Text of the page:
New CBO Report Shows Only Modest Fiscal Improvement
Deficits Projected at $2.9 - $3.4 Trillion Over Ten Years If Policies Do Not Change
January 24, 2007
- The new CBO ten-year budget forecast shows improvement from last summer’s CBO forecast.
- More than half of the improvement since last August, however, is due to arbitrary rules CBO must follow in projecting emergency supplemental appropriations; CBO says it reflects no “changes in the underlying budgetary environment."
- The remaining portion of the improvement in the ten-year forecast is mainly due to lower projected Medicare and Medicaid costs, rather than higher revenues. The CBO data do not support claims that the tax cuts are paying for themselves and producing exceptional economic growth.
- The CBO estimates also show that if current policies are continued (i.e., if the tax cuts and AMT relief are extended and no changes are made in programs such as Medicare and Social Security), combined deficits over the next decade will total $2.9-$3.4 trillion.
- The CBO figures indicate that the long-term budget outlook remains grave.
Several key findings and conclusions emerge from the new Congressional Budget Office report on the budget and the economy issued today.
The CBO report shows significant improvement in the ten-year budget outlook, but the improvement is not nearly as large as a casual reader of the report might think. Part of what appears to be an improvement is an artificial change that results mechanically from the methodology CBO must use. In its new report, CBO assumes that the $70 billion in Iraq supplemental appropriations provided so far for fiscal year 2007 will be repeated every year for the next 10 years, while CBO’s previous 10-year forecast (issued in August 2006) mechanically assumed that the $120 billion in Iraq funding provided for 2006 would be repeated each year. Similarly, the new baseline projections assume no nondefense emergency supplemental appropriations over the next 10 years (because none have been provided so far for 2007), while CBO’s August baseline projections assumed that the $56 billion provided in 2006 (primarily for hurricane relief) would be repeated each year. These differences produce the appearance of a reduction in projected deficits of close to $1.2 trillion over 10 years (including effects on interest payments on the debt), but that appearance is artificial. As the CBO report points out, these changes — which account for more than half of the improvement in the 10-year deficit projections — are “unrelated to the changes in the underlying budgetary environment.”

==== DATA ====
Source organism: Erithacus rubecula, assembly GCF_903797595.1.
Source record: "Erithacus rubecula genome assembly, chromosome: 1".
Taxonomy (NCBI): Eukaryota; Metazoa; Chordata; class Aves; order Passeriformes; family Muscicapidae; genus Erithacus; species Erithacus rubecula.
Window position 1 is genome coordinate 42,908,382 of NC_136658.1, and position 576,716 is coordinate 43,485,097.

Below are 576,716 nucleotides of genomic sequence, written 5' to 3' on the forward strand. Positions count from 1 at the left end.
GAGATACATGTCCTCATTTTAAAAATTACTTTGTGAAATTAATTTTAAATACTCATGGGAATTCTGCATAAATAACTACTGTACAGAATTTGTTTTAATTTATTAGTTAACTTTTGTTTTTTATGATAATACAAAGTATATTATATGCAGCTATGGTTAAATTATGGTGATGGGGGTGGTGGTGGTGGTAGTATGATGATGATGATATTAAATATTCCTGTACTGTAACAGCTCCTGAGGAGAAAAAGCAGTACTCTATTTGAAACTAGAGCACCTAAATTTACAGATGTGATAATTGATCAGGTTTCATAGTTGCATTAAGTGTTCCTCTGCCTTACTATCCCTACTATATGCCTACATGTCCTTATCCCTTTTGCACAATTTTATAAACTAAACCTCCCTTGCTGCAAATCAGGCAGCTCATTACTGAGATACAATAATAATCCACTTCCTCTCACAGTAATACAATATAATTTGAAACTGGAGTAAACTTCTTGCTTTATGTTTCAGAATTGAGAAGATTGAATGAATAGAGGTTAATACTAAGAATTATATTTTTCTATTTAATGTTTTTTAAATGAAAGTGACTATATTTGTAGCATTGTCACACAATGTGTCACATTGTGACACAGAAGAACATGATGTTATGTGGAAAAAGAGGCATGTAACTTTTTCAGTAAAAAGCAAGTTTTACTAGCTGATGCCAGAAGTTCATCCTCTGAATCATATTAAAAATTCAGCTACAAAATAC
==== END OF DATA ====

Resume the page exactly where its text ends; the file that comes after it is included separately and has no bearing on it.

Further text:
Is the glass half empty or half full? When the CBO figures are adjusted to address these anomalies, two findings stand out. On the one hand, the fiscal picture over the coming 10 years still shows significant improvement compared to previous CBO forecasts. On the other hand, the 10-year forecast is still discouraging. Furthermore, the long-term forecast remains bleak. As the CBO report states, “The favorable pattern of these projections over the next 10 years, does not, however, indicate a substantial change in the nation’s long-term budgetary challenges.”